Bill Carter moved to Gainesville in 1962 and paid his way through college by playing guitar in The Playboys and later The Rare Breed until he left in 1968. An excellent guitarist with a taste for Chet Atkins, Carter is still playing gigs fifty years later around Orlando. The Rare Breed was one of the few Gainesville bands of the '60s to record; one of their songs "I Talk To The Sun" is on a European CD anthology collection. His story gives a rare insight into the pre-Beatles music scene in Gainesville and the apparent ease with which open-minded white musicians interacted with equally open-minded black musicians.
I was born in the Panhandle, near Panama City in a town called West Bay. My father was in construction, and we moved and settled down in West Palm Beach, and I grew up down there, graduated high school in 1961. At 14 I started teaching myself how to play guitar and at 16 I was in my first real band, The Bel-Aires, we played teen dances on weekends and during the week we played in black nightclubs. I never had a music lesson, I played by ear.
My parents were basically racist, not because they were mean people but that's just the way they were brought up, and they would have killed me if they'd have known I was playing in black nightclubs.
There was a place called the Lake Worth Casino with dances on the weekends; we were the main band most of the time. Back then the recording artists, they did not travel in buses, they drove themselves to gigs or their manager would drive them, depending on how famous they were. If they got to a dance and the band was good enough the band would back them up if the artist didn't want to lip sync. We were good enough and we backed up several performers, like Bobby Vinton, Chubby Checker, Jay and the Americans. In the black nightclubs we backed up Jackie Wilson, Brook Benton, people like that.
We started out with two guitarists, drums and sax, and one microphone I got from an old tape recorder. We did mostly instrumentals. In 1961, the two biggest artists that played instrumentals were Duane Eddy and The Ventures. Later on surf music came along, "Pipeline," "Telstar," and "Ghost Riders In the Sky," back in the early '60s. We made $5 each from gigs. Our "manager" had the only car and he got his $5 basically for having a car.
When I started with The Bel- Aires I had a Harmony guitar bought from the Montgomery Ward catalog, which I traded in for a Telecaster, then traded that for a Stratocaster, this was back in '61.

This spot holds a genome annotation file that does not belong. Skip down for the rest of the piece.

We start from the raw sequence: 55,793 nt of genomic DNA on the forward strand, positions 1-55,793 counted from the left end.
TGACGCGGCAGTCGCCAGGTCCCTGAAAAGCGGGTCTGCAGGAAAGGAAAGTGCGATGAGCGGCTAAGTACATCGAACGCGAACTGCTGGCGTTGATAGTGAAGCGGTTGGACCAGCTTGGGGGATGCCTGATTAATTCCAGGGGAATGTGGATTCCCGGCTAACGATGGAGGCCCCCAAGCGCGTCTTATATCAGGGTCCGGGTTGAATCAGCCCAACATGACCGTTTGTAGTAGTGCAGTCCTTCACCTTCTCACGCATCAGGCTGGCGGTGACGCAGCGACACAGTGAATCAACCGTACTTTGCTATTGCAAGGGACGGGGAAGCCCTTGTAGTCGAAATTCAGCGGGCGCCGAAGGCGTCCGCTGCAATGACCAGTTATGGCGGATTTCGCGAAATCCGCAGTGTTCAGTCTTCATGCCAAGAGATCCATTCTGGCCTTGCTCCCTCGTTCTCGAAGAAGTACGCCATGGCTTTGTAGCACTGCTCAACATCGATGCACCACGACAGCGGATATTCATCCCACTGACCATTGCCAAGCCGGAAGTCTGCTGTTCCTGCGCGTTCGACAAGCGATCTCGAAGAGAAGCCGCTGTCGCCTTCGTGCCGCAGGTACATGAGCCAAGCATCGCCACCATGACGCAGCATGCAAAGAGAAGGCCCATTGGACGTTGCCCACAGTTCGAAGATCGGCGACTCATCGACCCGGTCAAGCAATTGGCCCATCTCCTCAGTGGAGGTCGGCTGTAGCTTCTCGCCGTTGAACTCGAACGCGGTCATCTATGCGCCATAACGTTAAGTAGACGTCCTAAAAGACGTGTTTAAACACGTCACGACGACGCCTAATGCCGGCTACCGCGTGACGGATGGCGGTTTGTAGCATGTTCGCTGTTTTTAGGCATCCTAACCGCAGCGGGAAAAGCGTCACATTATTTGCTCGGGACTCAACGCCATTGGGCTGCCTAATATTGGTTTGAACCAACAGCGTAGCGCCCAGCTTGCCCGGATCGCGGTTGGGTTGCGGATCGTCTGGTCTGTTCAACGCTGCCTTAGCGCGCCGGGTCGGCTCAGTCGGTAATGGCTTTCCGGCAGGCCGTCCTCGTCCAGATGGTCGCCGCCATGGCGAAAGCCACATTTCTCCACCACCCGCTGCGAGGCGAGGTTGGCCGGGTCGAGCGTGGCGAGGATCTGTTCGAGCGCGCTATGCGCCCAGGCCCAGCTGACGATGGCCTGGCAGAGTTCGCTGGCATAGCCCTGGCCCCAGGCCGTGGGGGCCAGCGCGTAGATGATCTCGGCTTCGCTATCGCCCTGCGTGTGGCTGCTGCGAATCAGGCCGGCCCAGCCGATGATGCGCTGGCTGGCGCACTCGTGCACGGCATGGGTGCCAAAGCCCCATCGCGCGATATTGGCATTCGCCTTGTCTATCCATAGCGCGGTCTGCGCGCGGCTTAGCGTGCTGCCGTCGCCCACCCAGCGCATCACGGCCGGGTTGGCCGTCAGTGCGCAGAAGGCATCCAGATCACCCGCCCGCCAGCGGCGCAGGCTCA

I was a huge fan of Chet Atkins, and Duane Eddy played a Gretsch 6120 Chet Atkins model, so I bought one like that, an orange one. I payed $660 for it . I wrote Chet a letter when I was in high school and told him what a huge fan I was and would he please send me an autographed photo. He sent me the photo and wrote "...if you're ever up in Nashville look me up and we'll pick." I hitchiked up there in 1963 and I looked him up and we picked for three hours.
Many Florida bands from all over the state would travel to Gainesville to play, because gas was cheap and you could make good money playing the university fraternities. The R-Dells, who for some reason changed their name to The Ardells, were one of these bands—they were big in South Florida. The Ardells played Gainesville several times, and when their lead guitarist Bill Ande left the band and they asked me to fill in, I was glad to do it. We would drive the 300 miles from West Palm Beach to Gainesville to play and when the gig was over the fraternities would give us a place to stay for the night.
Frank Birdsong was a friend of mine who had been in a band called The Accents. He was going to college at the University of Florida where he'd started a band called The Playboys; he played lead guitar and Randy McDaniel played rhythm guitar. Their bass player was graduating, and Frank invited me to go up there, he said I could probably make enough money playing in a band to pay my tuition. My parents were poor and couldn't help me out financially, so I basically played my way through college. Frank switched to rhythm and I played lead and together we taught Randy how to play bass, the band chipped in and bought him a bass. The Playboys started as a four-piece: two guitars, bass, and drums. We'd occasionally get sax players but they never lasted too long.
We played fraternities and dances at this place at the university called The Hub. My pay went from ten dollars a night in West Palm Beach to fifty dollars a night in Gainesville.
Back when I was playing in West Palm Beach we always had people coming to gigs saying they would make us famous, and we'd say yeah, sure. One day a guy came in and said I don't need your musical talent, but I do need a band for a movie, it's called "Where The Boys Are." We turned him down because we thought this guy was bullshitting us because no one made movies in Florida back then. The movie came out and it was a big hit.
I finally moved to Gainesville in the Fall of 1962. My first semester's tuition at the U of F in 1962 was $113. The only income I had was playing in the band. We played regularly, and we didn't have any trouble getting two gigs a week. But sometimes I had to ration my food out. I'd buy a dozen eggs and I had a tin cup and a heating element you put in there and I'd boil eggs one at a time in that cup, and sometimes a hard boiled egg was my meal for the evening.
The U of F was in session from September until May, but Gainesville was a sleepy cow town in the summertime, the place was empty and you were lucky to get a job. In the summer we went from playing for fifty dollars each to five bucks a night and all the beer you could drink.